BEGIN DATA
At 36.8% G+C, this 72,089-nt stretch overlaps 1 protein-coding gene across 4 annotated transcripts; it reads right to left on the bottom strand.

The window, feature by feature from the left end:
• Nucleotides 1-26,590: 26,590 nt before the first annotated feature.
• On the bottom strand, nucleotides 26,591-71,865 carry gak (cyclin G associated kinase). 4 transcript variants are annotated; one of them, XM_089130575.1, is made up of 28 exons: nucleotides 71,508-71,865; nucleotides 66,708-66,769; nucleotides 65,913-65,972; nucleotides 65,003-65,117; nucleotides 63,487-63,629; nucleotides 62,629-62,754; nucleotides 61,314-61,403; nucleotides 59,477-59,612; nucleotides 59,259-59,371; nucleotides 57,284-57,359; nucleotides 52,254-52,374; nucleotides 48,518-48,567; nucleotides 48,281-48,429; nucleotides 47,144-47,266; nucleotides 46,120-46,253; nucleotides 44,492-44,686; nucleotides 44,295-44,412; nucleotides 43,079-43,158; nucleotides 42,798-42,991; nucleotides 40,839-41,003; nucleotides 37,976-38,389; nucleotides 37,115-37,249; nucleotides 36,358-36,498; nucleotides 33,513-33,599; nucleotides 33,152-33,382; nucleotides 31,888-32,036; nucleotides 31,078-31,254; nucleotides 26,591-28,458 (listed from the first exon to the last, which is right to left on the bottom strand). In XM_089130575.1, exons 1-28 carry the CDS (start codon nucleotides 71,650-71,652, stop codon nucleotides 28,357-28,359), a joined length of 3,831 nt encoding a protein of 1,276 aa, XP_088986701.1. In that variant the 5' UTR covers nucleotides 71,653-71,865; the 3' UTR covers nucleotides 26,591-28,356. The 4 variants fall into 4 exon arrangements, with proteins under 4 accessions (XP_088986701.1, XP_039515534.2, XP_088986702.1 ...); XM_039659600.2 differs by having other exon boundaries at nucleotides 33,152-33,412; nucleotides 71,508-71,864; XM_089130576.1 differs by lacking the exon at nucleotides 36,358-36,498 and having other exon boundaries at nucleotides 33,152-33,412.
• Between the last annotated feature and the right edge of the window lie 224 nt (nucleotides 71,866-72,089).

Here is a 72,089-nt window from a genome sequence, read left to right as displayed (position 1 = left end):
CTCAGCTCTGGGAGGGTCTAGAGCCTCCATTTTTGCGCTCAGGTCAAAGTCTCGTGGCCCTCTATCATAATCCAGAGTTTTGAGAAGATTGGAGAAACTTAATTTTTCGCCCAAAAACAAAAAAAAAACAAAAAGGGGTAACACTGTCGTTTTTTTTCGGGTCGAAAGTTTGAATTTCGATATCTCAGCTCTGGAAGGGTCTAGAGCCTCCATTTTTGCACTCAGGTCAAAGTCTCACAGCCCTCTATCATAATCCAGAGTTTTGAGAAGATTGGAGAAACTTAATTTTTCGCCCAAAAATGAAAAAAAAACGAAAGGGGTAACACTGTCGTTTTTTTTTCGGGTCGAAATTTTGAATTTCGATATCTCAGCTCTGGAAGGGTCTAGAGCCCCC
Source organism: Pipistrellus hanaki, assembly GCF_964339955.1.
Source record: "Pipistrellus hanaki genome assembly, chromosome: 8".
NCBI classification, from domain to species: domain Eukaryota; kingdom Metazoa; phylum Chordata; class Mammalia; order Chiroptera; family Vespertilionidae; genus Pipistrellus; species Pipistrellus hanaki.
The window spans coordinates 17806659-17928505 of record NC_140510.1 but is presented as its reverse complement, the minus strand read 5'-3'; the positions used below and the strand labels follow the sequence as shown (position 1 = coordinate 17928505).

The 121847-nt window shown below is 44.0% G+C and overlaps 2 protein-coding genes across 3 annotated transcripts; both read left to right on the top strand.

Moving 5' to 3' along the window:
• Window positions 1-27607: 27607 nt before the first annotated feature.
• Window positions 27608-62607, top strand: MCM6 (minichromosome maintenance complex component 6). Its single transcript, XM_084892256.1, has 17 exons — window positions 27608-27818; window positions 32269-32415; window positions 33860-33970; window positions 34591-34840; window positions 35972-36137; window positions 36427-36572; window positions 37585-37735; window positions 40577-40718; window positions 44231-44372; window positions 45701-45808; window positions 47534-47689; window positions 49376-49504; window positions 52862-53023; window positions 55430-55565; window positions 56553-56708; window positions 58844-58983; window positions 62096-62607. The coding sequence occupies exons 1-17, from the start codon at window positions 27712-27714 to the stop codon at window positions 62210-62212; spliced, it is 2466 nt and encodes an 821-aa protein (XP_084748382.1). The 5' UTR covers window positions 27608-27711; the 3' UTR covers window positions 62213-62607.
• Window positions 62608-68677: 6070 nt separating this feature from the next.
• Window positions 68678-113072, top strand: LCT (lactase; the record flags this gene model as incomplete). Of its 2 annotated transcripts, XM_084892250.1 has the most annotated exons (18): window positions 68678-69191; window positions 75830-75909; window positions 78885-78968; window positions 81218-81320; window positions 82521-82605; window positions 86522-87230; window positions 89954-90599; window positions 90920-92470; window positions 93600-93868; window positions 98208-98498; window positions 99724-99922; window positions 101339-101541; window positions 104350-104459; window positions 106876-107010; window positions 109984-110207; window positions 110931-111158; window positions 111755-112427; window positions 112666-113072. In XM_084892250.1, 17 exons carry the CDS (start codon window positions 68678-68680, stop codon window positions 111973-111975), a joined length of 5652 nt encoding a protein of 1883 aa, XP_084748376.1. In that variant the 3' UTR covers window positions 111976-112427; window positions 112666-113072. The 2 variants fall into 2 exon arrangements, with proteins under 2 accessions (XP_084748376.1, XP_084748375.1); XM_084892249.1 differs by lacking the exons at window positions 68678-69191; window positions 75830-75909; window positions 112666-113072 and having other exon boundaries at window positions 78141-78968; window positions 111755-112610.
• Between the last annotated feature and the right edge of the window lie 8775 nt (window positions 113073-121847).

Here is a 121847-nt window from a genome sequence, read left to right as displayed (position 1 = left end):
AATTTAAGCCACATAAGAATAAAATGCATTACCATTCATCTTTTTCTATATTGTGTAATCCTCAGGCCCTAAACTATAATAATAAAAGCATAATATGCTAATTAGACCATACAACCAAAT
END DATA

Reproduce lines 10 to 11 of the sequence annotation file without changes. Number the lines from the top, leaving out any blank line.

NCBI classification, from domain to species: domain Eukaryota; kingdom Metazoa; phylum Chordata; class Mammalia; order Chiroptera; family Vespertilionidae; genus Pipistrellus; species Pipistrellus hanaki.
The window spans coordinates 17806659-17928505 of record NC_140510.1 but is presented as its reverse complement, the minus strand read 5'-3'; the positions used below and the strand labels follow the sequence as shown (position 1 = coordinate 17928505).